but anyway, I know this is rambly and I'm not going to get to edit it, so welcome to Kate's brain, like a little bit stressed out the day before surgery, but there are some things I want to say so thanks for sticking with me.
Anyway, so then I was like okay, well let's go to Portillo and then Kurt said why don't we go to Ushuaia, which is this wonderful really little place that nobody really knows about. It's the farthest south you can go and still have a chair lift and it's near Patagonia, which is dear to my heart.
I was fortunate enough to go see the premiere of 180 Degrees South and get to meet Yvon Chouinard and I went with Bill Briggs. I was his date for the premiere there and got to go and talk to Yvon and Bill and stand there, before the movie in this little group of people and hear the two of them talk about how life changes and how opportunities change, and I heard Yvon say to Bill: "well I don't climb anymore. It hurts my hands too much and so now I fish."
and I was thinking about what it would be like for somebody like Yvon to have his passion go away, and then while I was listening to them I was thinking about what it was like for Bill when he was going to, he was the first guy to ski Mount Rainier and he thought that it was going to be the last thing he ever skied, because of his injury.
He was born with a piece missing in his hip and in that year, I think it was 1976, 1971, 1976 something like that, he was in so much pain that he had to stop skiing, so he had a surgery planned to have his hip fused together and so his friends took him up Rainier and he skied it, and he skied it thinking it was going to be his last ski ever.
He had to climb the mountain and then ski back down it and it was a first descent with a group of people of like 10 or 12 of his friends and then had to cross some crevasses and they were really worried about him, and he was roped to another skier and he jumped a crevasse and the rope wasn't long enough and they almost lost him down the crevasse, and he's such a beautiful and excellent skier still to this day even though he has had his hip fused.
when Bill was going through this he thought to himself, this is the last time I'll ever do my favorite thing. They didn't think he'd walk let alone ski, they just were trying to take him out of pain and, of course, after he recovered.
He met a yoga instructor in New York who also practiced Scientology, and Bill started doing yoga and got strong and started to develop a deep belief in Scientology and his faith and his yoga practice helped him to find some inner strength that changed his understanding and his life.
He got strong again, and of course became the first man ever to ski the Grand Teton and he did it by himself, he climbed it and he skied it, but anyway, so I'm standing there at this premiere and I'm watching these two legends talk about loss and about what it's like to know that the thing that has inspired you and fired you and fueled you is gone.
I didn't really know what the movie 180 Degrees South was about that time because I hadn't seen it yet. I was in town to see Bill and have lunch and spend some time with him and get to know him better, and so it was just sort of a happy accident that I ended up standing in this group of people beforehand, and of course I made some sort of ridiculous comment to Yvon.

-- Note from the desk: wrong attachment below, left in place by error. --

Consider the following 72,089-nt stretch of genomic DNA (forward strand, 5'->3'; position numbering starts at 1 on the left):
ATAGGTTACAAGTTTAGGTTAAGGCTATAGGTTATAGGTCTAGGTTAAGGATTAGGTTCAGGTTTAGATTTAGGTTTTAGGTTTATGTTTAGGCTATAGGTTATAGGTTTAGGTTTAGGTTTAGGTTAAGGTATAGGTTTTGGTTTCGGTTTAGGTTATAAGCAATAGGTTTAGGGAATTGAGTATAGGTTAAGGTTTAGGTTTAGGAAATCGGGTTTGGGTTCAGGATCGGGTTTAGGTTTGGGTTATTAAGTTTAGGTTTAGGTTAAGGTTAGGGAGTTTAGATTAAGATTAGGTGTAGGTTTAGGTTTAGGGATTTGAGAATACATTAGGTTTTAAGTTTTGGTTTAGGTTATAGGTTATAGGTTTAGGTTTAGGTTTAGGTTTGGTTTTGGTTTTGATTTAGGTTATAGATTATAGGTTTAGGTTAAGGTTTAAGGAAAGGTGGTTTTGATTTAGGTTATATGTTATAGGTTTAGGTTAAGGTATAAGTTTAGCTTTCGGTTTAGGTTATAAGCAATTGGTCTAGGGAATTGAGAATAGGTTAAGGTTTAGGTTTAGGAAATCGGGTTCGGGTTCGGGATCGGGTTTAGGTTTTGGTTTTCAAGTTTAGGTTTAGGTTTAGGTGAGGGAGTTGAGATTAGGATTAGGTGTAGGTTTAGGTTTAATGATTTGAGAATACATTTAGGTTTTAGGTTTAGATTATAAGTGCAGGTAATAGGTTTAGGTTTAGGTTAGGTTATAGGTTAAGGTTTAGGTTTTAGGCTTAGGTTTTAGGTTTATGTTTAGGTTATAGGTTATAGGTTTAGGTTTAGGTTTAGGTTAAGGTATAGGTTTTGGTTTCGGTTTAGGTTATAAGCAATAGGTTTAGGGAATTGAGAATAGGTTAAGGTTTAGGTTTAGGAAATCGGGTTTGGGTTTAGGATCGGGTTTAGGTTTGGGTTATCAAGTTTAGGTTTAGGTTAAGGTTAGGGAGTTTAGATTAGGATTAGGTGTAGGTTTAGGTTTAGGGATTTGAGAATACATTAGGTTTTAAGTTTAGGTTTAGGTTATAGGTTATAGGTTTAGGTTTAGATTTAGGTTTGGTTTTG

(you know as I'm fishing frantically in my head, I think honestly it's the first time ever in my life I've ever been starstruck, when I was like: this is the guy that lived in his camper and ate rates and lived in Camp 4 and invented, like put curved tips on ice axes so we can climb over hanging ice and like ooooohhh my God what do you say to this man,)
and so I asked him when I found out that he couldn't climb anymore, that he had stopped climbing years ago because his hands hurt too much. I asked him oh well, have you ever been helicopter fishing? and I've never been helicopter fishing, I have no desire to go helicopter fishing.
First of all, I'm a vegetarian. And I think I have all of the same values that this eco-friendly, eco-conscious company that I really admire does and he looks at me and he's like "nope, that's too rich for my blood" and I'm thinking to myself as soon as I say it I'm like
"oh my God, like Kate, you moron, like how could you say something like that to a person who's like: we should use less fuel, but anyway, so that was my moment of ultimate stupidity because I don't know anything about fishing, so I didn't know what else to tell him, like isn't fishing fun, yea!"
so then I just stopped talking which was a gift because I got to listen to these two old friends talk about loss. I feel right now like I am facing loss, but it's not nearly of that scale, but it feels deeper than I ever thought that it would for several reasons.
First of all, I've been training for six years to see if I could do this experiment, like can a normal person with a normal amount of money, and sometimes less than a normal amount of money, train hard enough to make their body strong enough and gain a deep enough technical understanding and foundation to do something extraordinary with their body, like compete against the top, whatever, 50 ski instructors in the country and have a viable physical ability to do it, and I feel so very much like that possibility for me was robbed by this car accident and I feel like I've spent the last three years fighting that feeling as hard as I can so that I don't blame somebody else, or I don't live in the what if, but I just live in the okay here's where we are now, now what. Let's move forward, let's be proactive, let's be intelligent, let's be strong, all of those kinds of things.